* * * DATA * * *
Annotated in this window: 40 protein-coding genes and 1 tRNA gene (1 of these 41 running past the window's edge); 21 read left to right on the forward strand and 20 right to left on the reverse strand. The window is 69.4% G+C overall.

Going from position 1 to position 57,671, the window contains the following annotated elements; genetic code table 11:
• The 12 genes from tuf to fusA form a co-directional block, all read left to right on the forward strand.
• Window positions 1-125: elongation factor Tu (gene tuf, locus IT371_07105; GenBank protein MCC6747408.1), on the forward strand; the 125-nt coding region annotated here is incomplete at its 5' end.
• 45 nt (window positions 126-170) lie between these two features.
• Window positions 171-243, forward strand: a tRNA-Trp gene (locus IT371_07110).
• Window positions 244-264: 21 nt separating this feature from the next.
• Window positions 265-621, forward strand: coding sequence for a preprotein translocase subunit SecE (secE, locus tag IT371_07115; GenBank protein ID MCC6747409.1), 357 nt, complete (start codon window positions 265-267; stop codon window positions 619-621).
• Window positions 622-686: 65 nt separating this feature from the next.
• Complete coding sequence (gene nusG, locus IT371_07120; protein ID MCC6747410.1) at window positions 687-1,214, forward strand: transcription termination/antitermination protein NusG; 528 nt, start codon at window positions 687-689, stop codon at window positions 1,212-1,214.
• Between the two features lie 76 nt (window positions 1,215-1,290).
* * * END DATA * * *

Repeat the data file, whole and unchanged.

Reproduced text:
Annotated in this window: 40 protein-coding genes and 1 tRNA gene (1 of these 41 running past the window's edge); 21 read left to right on the forward strand and 20 right to left on the reverse strand. The window is 69.4% G+C overall.

Going from position 1 to position 57,671, the window contains the following annotated elements; genetic code table 11:
• The 12 genes from tuf to fusA form a co-directional block, all read left to right on the forward strand.
• Window positions 1-125: elongation factor Tu (gene tuf, locus IT371_07105; GenBank protein MCC6747408.1), on the forward strand; the 125-nt coding region annotated here is incomplete at its 5' end.
• 45 nt (window positions 126-170) lie between these two features.
• Window positions 171-243, forward strand: a tRNA-Trp gene (locus IT371_07110).
• Window positions 244-264: 21 nt separating this feature from the next.
• Window positions 265-621, forward strand: coding sequence for a preprotein translocase subunit SecE (secE, locus tag IT371_07115; GenBank protein ID MCC6747409.1), 357 nt, complete (start codon window positions 265-267; stop codon window positions 619-621).
• Window positions 622-686: 65 nt separating this feature from the next.
• Complete coding sequence (gene nusG, locus IT371_07120; protein ID MCC6747410.1) at window positions 687-1,214, forward strand: transcription termination/antitermination protein NusG; 528 nt, start codon at window positions 687-689, stop codon at window positions 1,212-1,214.
• Between the two features lie 76 nt (window positions 1,215-1,290).